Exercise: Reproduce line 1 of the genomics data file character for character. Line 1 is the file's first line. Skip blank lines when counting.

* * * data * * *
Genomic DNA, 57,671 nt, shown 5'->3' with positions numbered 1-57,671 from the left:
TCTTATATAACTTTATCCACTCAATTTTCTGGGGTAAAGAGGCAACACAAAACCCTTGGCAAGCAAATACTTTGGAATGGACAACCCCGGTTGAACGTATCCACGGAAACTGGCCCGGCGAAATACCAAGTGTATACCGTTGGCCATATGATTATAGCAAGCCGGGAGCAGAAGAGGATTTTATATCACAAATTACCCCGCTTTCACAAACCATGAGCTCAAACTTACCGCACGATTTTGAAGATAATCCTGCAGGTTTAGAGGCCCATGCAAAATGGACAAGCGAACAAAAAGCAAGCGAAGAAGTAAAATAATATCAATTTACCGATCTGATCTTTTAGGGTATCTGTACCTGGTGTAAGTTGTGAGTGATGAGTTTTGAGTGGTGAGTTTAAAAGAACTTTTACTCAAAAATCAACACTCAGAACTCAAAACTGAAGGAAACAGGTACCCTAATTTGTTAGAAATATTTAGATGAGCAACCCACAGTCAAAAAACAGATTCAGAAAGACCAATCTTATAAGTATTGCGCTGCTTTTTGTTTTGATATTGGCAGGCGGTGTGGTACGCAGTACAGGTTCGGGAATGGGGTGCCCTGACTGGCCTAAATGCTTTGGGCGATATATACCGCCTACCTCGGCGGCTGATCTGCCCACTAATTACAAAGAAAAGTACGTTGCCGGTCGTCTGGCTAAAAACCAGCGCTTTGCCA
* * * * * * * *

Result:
Genomic DNA, 57,671 nt, shown 5'->3' with positions numbered 1-57,671 from the left: